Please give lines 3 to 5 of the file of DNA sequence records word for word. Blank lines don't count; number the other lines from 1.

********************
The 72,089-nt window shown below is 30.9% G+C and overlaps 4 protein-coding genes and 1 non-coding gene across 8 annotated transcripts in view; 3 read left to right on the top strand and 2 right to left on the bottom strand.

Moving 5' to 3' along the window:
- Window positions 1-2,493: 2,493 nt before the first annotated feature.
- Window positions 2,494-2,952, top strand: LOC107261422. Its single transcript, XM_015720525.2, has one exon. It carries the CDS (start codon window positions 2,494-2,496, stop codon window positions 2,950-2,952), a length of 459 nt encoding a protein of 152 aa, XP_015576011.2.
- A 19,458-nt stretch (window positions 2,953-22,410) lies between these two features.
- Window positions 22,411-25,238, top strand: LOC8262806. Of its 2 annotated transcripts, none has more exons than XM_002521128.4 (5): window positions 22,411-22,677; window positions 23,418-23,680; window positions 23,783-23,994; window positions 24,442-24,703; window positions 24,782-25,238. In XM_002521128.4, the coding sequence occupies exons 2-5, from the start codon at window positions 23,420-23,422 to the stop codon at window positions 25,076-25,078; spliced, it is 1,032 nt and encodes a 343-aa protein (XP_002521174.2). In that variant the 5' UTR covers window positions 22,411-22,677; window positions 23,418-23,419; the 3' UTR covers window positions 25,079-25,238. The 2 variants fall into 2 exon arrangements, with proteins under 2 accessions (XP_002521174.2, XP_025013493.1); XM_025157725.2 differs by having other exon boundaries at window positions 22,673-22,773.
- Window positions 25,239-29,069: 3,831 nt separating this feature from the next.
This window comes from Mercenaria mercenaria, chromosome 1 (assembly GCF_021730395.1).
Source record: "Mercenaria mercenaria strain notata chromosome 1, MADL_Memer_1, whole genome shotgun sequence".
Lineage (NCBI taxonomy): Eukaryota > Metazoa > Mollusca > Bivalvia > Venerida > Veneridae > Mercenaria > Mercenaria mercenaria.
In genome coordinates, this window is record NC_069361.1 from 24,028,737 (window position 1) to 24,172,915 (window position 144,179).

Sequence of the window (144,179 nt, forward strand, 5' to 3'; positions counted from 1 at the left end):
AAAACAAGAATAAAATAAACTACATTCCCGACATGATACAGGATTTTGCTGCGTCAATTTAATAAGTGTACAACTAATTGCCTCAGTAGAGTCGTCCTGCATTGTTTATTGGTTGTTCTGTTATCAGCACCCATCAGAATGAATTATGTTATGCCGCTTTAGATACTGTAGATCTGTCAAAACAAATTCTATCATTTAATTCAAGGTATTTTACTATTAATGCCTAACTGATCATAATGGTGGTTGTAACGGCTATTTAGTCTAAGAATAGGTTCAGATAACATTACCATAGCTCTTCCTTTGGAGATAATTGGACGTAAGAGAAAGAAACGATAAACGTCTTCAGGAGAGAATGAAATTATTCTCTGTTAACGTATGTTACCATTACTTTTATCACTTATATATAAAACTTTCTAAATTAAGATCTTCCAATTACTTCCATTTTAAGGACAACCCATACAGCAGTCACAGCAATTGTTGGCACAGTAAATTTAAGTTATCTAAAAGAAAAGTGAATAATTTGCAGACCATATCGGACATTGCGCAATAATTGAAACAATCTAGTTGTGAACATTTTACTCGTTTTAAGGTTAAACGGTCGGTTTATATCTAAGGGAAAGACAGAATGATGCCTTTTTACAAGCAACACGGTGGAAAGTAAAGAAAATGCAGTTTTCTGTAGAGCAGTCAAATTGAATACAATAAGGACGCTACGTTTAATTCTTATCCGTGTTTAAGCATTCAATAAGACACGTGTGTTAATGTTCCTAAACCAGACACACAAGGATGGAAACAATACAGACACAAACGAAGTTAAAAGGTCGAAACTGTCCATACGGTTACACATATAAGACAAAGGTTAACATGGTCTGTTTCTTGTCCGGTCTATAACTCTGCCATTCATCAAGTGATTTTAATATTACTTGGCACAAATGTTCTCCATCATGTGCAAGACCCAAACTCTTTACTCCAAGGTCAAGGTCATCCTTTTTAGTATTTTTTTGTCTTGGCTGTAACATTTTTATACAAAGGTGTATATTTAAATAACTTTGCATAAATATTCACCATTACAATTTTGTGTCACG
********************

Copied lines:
- Window positions 1-2,493: 2,493 nt before the first annotated feature.
- Window positions 2,494-2,952, top strand: LOC107261422. Its single transcript, XM_015720525.2, has one exon. It carries the CDS (start codon window positions 2,494-2,496, stop codon window positions 2,950-2,952), a length of 459 nt encoding a protein of 152 aa, XP_015576011.2.
- A 19,458-nt stretch (window positions 2,953-22,410) lies between these two features.